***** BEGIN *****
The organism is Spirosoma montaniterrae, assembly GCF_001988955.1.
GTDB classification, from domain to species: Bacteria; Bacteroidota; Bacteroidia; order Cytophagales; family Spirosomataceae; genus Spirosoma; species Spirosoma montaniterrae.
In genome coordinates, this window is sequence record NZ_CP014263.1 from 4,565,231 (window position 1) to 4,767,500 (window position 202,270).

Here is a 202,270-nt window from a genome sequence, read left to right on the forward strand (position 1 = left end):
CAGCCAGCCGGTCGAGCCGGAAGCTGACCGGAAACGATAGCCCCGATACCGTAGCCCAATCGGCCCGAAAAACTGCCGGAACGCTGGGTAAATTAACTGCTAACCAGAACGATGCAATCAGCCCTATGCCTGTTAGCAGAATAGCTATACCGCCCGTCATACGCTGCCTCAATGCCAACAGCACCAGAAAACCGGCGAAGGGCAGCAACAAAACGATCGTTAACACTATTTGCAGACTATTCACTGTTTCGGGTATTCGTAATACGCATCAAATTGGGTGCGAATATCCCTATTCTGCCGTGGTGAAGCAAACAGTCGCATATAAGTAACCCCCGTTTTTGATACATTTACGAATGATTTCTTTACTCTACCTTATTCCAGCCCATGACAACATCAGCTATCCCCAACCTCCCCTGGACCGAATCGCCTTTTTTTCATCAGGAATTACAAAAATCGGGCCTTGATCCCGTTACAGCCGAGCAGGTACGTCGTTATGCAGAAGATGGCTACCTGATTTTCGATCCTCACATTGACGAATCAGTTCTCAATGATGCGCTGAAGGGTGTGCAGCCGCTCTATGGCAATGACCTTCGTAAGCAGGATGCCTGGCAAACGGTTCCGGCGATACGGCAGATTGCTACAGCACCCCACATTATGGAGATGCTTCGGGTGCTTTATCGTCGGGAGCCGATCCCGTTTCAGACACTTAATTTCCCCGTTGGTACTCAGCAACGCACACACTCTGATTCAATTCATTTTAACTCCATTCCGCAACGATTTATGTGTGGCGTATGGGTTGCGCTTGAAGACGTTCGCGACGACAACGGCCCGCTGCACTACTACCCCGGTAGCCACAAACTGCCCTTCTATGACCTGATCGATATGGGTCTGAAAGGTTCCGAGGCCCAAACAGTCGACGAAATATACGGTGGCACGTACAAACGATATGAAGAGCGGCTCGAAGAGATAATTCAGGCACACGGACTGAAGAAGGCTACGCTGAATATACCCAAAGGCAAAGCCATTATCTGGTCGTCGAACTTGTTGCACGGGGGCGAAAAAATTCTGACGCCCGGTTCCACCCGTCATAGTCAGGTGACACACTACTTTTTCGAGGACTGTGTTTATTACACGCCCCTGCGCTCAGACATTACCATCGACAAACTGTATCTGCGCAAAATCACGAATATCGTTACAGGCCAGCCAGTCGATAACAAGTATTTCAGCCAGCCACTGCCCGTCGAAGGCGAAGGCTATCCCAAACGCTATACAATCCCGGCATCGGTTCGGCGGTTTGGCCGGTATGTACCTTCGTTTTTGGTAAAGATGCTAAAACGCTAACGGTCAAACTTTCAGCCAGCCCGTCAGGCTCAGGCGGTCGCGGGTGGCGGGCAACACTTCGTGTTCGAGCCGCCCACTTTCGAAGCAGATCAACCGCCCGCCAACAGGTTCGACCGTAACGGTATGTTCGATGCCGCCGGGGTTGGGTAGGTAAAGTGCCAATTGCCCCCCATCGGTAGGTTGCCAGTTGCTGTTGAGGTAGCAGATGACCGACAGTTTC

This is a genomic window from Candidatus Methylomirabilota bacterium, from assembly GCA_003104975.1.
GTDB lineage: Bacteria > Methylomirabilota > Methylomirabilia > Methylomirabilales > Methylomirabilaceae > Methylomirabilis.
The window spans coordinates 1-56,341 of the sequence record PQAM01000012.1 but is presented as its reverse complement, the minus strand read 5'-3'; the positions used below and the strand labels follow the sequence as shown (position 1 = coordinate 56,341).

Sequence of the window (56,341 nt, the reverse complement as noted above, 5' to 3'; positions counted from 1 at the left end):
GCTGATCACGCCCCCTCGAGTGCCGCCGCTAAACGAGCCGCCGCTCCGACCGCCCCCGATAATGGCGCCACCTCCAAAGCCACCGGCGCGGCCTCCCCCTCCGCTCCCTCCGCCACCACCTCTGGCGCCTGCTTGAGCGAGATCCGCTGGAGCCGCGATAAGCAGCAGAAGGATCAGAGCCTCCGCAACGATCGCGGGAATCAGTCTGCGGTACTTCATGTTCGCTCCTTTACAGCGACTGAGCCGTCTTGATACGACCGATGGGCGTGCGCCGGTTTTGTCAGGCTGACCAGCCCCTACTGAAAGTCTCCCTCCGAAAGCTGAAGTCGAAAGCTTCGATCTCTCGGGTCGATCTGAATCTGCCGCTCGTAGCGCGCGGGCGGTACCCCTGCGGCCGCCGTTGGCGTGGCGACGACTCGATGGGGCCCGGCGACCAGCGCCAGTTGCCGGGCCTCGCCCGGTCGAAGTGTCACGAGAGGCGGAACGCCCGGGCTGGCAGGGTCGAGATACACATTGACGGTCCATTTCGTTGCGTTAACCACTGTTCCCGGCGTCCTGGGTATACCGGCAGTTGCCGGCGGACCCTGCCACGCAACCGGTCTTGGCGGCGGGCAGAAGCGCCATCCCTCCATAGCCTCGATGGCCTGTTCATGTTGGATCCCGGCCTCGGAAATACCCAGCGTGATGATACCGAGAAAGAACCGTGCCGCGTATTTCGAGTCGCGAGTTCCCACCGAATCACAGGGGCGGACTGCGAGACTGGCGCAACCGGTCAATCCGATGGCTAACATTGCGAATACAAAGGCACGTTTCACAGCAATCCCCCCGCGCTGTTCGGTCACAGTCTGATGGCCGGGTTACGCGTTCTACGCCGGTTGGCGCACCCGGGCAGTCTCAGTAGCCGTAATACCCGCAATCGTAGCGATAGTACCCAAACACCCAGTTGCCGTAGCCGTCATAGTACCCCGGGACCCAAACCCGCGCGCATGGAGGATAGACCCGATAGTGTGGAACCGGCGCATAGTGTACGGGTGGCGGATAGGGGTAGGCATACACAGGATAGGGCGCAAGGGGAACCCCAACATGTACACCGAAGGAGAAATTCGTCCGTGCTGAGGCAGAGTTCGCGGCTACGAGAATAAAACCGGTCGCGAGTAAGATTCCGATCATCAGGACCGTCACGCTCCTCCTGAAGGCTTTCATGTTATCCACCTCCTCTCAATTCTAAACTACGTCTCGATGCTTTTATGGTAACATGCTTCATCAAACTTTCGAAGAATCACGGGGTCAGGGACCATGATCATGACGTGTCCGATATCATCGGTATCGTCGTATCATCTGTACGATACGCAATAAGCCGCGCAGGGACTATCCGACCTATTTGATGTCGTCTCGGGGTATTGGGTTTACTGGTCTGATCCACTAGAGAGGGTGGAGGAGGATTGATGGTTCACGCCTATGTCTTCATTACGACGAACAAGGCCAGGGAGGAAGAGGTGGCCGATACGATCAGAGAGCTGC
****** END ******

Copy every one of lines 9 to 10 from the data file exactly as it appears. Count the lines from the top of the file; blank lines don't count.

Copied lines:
Sequence of the window (56,341 nt, the reverse complement as noted above, 5' to 3'; positions counted from 1 at the left end):
GCTGATCACGCCCCCTCGAGTGCCGCCGCTAAACGAGCCGCCGCTCCGACCGCCCCCGATAATGGCGCCACCTCCAAAGCCACCGGCGCGGCCTCCCCCTCCGCTCCCTCCGCCACCACCTCTGGCGCCTGCTTGAGCGAGATCCGCTGGAGCCGCGATAAGCAGCAGAAGGATCAGAGCCTCCGCAACGATCGCGGGAATCAGTCTGCGGTACTTCATGTTCGCTCCTTTACAGCGACTGAGCCGTCTTGATACGACCGATGGGCGTGCGCCGGTTTTGTCAGGCTGACCAGCCCCTACTGAAAGTCTCCCTCCGAAAGCTGAAGTCGAAAGCTTCGATCTCTCGGGTCGATCTGAATCTGCCGCTCGTAGCGCGCGGGCGGTACCCCTGCGGCCGCCGTTGGCGTGGCGACGACTCGATGGGGCCCGGCGACCAGCGCCAGTTGCCGGGCCTCGCCCGGTCGAAGTGTCACGAGAGGCGGAACGCCCGGGCTGGCAGGGTCGAGATACACATTGACGGTCCATTTCGTTGCGTTAACCACTGTTCCCGGCGTCCTGGGTATACCGGCAGTTGCCGGCGGACCCTGCCACGCAACCGGTCTTGGCGGCGGGCAGAAGCGCCATCCCTCCATAGCCTCGATGGCCTGTTCATGTTGGATCCCGGCCTCGGAAATACCCAGCGTGATGATACCGAGAAAGAACCGTGCCGCGTATTTCGAGTCGCGAGTTCCCACCGAATCACAGGGGCGGACTGCGAGACTGGCGCAACCGGTCAATCCGATGGCTAACATTGCGAATACAAAGGCACGTTTCACAGCAATCCCCCCGCGCTGTTCGGTCACAGTCTGATGGCCGGGTTACGCGTTCTACGCCGGTTGGCGCACCCGGGCAGTCTCAGTAGCCGTAATACCCGCAATCGTAGCGATAGTACCCAAACACCCAGTTGCCGTAGCCGTCATAGTACCCCGGGACCCAAACCCGCGCGCATGGAGGATAGACCCGATAGTGTGGAACCGGCGCATAGTGTACGGGTGGCGGATAGGGGTAGGCATACACAGGATAGGGCGCAAGGGGAACCCCAACATGTACACCGAAGGAGAAATTCGTCCGTGCTGAGGCAGAGTTCGCGGCTACGAGAATAAAACCGGTCGCGAGTAAGATTCCGATCATCAGGACCGTCACGCTCCTCCTGAAGGCTTTCATGTTATCCACCTCCTCTCAATTCTAAACTACGTCTCGATGCTTTTATGGTAACATGCTTCATCAAACTTTCGAAGAATCACGGGGTCAGGGACCATGATCATGACGTGTCCGATATCATCGGTATCGTCGTATCATCTGTACGATACGCAATAAGCCGCGCAGGGACTATCCGACCTATTTGATGTCGTCTCGGGGTATTGGGTTTACTGGTCTGATCCACTAGAGAGGGTGGAGGAGGATTGATGGTTCACGCCTATGTCTTCATTACGACGAACAAGGCCAGGGAGGAAGAGGTGGCCGATACGATCAGAGAGCTGC